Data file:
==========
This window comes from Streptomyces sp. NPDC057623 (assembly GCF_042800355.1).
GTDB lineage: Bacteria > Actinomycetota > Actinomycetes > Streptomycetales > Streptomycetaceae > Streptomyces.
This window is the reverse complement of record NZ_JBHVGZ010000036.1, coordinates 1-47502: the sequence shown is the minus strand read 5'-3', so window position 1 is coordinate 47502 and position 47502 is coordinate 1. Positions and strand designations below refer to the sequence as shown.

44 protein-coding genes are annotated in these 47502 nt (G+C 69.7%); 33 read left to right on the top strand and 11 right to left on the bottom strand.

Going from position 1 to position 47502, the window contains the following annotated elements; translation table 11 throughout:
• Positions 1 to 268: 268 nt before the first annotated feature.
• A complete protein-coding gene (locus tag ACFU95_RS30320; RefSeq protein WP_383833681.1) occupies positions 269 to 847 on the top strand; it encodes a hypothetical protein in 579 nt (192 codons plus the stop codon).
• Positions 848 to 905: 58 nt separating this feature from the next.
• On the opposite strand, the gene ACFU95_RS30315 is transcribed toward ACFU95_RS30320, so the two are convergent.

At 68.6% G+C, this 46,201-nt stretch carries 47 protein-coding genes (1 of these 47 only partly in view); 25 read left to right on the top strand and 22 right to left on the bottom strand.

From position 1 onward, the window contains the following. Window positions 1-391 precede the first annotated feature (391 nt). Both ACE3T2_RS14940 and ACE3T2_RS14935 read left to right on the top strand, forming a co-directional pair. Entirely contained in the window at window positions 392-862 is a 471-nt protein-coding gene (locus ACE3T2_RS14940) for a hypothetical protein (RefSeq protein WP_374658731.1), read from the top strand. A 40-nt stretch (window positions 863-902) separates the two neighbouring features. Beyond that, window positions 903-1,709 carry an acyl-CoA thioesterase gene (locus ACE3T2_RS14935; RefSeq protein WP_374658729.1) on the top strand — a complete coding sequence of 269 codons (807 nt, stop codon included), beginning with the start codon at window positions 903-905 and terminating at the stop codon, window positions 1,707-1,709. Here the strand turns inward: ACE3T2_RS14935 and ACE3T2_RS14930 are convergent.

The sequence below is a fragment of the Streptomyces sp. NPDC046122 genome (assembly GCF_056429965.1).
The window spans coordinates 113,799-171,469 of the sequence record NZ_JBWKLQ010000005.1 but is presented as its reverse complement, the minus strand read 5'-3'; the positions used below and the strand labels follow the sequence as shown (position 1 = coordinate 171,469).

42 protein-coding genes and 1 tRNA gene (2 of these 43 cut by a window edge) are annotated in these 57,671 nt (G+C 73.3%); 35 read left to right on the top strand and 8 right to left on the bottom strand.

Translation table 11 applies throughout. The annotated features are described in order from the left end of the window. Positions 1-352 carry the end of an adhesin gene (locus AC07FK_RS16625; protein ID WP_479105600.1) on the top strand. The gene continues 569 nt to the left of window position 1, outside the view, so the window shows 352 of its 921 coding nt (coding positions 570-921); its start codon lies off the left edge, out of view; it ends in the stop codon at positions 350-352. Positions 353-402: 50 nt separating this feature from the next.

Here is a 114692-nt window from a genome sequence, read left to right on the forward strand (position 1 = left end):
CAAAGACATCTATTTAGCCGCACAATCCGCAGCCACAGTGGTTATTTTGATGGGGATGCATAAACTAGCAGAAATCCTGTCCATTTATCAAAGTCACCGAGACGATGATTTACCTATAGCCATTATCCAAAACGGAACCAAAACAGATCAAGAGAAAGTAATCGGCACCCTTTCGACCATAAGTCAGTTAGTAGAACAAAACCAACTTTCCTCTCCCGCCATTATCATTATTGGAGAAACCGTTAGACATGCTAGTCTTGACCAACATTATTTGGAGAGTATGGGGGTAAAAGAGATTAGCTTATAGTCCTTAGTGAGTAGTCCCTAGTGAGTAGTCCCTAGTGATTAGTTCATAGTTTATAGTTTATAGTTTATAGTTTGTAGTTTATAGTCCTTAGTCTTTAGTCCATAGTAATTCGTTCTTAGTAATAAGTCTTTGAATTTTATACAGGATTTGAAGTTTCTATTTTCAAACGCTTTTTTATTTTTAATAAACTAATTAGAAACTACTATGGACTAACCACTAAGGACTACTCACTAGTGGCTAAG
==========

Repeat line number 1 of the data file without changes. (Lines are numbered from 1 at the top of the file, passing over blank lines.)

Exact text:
This window comes from Streptomyces sp. NPDC057623 (assembly GCF_042800355.1).